The Health and Environment Alliance (HEAL), a European non-profit, recently published a report entitled “The Unpaid Health Bill,” which elucidated the costs that coal-fire plants impart on citizens’ health. The study concluded that burning coal contributes to over $50 billion in lost resources annually, partially due to the over four million sick days required as a result of coal-fire plants. Even more shockingly, there are over 18,000 premature European deaths each year which can be attributed to this dirty form of energy.
HEAL’s Executive Director, Genon Jensen, urged that these findings “be taken into account when determining energy policy,” especially in consideration of the increasing levels of coal use in Europe. Her organization’s goals are to cease all production of coal-fire plants, and to completely end European use of coal by 2040.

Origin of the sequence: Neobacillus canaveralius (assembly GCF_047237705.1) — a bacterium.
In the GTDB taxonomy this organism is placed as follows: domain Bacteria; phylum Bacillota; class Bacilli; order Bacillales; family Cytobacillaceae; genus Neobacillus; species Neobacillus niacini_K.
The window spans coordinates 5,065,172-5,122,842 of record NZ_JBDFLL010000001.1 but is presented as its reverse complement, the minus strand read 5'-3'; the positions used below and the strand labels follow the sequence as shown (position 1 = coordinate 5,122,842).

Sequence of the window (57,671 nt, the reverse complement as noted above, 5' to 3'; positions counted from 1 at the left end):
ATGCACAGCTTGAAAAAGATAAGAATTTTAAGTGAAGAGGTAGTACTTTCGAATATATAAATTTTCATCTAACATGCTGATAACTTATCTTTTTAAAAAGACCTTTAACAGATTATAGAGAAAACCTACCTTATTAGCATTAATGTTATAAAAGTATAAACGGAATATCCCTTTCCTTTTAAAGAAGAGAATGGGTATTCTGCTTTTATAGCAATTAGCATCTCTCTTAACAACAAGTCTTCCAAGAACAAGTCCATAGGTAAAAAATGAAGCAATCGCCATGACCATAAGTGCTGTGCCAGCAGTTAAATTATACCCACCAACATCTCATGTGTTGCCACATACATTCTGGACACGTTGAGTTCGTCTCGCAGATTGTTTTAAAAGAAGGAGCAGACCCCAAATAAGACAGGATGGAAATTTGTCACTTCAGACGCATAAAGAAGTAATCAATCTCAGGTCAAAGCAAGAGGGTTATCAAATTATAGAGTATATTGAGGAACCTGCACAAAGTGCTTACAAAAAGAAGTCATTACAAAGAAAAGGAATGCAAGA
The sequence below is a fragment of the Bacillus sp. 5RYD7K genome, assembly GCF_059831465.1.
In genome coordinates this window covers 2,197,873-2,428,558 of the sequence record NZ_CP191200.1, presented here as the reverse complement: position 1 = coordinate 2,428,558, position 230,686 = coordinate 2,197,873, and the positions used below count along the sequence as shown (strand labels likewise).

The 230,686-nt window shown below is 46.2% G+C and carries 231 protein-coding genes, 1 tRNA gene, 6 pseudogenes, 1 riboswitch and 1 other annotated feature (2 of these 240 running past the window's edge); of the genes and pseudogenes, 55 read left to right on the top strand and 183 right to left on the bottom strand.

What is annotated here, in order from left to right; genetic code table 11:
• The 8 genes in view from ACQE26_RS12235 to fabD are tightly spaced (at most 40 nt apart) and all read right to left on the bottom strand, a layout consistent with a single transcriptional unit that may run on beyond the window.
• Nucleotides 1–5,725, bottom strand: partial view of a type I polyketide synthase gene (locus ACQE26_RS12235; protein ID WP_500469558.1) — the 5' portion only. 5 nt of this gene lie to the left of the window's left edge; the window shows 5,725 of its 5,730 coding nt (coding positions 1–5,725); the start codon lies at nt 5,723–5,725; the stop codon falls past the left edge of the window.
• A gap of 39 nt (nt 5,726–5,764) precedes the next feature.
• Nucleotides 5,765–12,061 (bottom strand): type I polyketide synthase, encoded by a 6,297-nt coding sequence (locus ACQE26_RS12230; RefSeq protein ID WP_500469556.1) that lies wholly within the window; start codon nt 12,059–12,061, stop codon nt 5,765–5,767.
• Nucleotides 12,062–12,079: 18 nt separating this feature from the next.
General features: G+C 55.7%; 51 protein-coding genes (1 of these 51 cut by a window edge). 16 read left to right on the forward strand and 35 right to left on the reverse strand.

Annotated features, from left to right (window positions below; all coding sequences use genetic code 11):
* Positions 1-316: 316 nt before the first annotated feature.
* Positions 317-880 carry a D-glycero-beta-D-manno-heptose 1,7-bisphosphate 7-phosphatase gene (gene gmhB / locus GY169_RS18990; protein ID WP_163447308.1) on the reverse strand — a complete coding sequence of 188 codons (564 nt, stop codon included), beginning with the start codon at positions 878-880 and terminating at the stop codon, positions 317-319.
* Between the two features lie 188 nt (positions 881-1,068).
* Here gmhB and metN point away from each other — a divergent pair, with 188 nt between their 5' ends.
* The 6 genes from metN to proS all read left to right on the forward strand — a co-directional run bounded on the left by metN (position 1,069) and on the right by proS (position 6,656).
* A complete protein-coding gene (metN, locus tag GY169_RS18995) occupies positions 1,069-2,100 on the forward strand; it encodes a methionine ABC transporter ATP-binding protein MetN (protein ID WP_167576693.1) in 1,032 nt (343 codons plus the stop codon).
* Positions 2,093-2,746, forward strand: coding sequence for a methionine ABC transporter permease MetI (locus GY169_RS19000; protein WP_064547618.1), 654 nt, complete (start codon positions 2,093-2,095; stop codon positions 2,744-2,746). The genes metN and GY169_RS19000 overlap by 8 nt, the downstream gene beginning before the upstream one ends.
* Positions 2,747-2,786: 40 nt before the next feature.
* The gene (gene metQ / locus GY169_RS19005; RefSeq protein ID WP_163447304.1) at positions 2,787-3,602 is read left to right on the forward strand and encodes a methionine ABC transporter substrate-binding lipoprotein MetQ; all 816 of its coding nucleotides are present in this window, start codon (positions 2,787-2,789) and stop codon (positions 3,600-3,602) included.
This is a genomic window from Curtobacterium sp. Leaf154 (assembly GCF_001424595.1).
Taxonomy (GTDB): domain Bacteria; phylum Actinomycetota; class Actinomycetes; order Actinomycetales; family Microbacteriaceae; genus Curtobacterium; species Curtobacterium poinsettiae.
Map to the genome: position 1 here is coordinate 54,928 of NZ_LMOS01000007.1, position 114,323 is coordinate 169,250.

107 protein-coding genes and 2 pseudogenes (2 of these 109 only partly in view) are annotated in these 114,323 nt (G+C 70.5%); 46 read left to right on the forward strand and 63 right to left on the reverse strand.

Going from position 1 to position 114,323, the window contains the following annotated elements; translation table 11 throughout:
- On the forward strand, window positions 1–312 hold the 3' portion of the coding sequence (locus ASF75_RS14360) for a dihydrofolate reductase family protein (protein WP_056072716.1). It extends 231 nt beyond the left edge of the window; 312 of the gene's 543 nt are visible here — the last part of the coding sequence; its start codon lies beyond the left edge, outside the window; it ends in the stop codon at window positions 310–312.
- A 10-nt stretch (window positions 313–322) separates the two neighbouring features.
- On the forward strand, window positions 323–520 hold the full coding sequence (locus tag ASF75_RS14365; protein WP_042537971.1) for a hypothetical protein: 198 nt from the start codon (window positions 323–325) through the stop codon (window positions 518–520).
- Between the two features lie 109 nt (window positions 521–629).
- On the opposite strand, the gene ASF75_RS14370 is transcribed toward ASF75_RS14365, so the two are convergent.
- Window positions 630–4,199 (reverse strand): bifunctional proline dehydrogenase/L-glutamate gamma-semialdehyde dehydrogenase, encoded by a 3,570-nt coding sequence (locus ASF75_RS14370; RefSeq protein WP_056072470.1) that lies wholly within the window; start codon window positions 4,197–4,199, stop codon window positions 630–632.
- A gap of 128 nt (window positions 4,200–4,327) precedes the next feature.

Part of the reason alternative, cleaner energy sources seem so expensive when compared to conventional fossil fuels is because of an economic concept called “externalities,” which are essentially “side effects.” The costs associated with using coal go far beyond extracting the material and burning it; there are negative externalities such as the pollution of the atmosphere, which affects everyone breathing the air. If coal companies were forced to pay for all the costs of their business, they would be charged for the carbon they put into the air, in order to offset the costs everyone else has to bear. The positive externalities of renewable energy sources, like a reduction in medical costs and benefits to wildlife, can often go unrewarded. If governments recognized the amount they could save by switching to clean energy, and used part of those savings to subsidize the installation of such energy sources, then there could be an economically feasible plan for abandoning fossil fuels forever.
– Jake Simon